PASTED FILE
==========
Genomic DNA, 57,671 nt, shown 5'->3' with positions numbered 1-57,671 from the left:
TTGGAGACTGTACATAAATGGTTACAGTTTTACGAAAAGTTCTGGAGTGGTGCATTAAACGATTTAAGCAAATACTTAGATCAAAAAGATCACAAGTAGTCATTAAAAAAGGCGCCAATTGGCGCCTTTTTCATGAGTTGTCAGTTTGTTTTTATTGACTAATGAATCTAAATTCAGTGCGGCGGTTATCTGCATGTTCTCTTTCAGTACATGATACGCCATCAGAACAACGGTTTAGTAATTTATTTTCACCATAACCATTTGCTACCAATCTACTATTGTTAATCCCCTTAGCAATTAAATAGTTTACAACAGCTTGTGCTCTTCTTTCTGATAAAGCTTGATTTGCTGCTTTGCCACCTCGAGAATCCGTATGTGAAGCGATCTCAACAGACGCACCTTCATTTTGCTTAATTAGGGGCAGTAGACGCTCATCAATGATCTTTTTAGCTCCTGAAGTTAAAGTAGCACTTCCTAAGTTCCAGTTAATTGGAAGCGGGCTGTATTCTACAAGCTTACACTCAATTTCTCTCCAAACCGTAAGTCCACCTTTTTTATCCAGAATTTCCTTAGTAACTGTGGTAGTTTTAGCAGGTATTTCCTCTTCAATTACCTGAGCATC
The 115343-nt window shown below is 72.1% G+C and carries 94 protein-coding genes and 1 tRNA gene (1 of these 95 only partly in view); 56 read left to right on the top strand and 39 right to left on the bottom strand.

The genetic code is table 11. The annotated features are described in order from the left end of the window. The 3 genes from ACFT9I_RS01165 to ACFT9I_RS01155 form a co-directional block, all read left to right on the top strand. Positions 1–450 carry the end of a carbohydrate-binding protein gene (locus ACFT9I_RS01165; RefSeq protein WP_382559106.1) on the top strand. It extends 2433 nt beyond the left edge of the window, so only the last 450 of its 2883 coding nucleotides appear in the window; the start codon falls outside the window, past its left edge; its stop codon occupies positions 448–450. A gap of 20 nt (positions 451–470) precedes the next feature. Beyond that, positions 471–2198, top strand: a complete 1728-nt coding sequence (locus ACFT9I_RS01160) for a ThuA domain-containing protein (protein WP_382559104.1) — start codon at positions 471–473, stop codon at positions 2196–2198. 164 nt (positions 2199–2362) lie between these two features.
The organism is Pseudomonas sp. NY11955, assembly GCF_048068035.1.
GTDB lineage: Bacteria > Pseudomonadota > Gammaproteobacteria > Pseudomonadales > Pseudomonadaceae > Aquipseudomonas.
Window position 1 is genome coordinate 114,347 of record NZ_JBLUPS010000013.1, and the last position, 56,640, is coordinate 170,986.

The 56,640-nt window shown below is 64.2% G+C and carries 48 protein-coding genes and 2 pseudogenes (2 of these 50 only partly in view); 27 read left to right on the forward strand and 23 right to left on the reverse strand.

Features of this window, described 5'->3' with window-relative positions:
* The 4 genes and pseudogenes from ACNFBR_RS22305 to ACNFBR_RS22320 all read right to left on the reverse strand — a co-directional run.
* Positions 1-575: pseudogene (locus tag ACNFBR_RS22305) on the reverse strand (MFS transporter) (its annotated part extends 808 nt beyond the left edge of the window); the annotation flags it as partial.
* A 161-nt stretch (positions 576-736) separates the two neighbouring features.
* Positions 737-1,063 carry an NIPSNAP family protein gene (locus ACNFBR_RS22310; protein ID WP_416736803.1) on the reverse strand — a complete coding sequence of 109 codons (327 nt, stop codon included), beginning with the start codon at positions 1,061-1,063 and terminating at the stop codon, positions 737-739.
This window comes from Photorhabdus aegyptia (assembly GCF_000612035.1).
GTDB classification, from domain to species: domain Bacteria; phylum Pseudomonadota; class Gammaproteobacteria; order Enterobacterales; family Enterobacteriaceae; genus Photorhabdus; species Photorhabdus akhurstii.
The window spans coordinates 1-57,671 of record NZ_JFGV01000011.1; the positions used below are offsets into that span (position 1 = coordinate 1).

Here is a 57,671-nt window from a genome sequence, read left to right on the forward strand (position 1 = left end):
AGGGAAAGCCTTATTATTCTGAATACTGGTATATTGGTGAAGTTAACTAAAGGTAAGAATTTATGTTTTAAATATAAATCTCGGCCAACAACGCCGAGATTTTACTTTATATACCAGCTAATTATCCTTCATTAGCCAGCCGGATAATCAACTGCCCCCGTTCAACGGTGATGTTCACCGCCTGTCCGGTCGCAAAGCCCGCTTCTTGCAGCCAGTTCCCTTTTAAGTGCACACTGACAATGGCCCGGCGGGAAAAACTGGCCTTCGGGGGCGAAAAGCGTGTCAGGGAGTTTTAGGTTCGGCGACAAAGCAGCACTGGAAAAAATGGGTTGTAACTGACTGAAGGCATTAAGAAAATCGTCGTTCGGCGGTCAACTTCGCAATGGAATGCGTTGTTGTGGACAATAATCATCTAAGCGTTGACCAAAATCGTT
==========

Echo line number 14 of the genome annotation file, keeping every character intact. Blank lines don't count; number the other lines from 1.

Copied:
This window comes from Photorhabdus aegyptia (assembly GCF_000612035.1).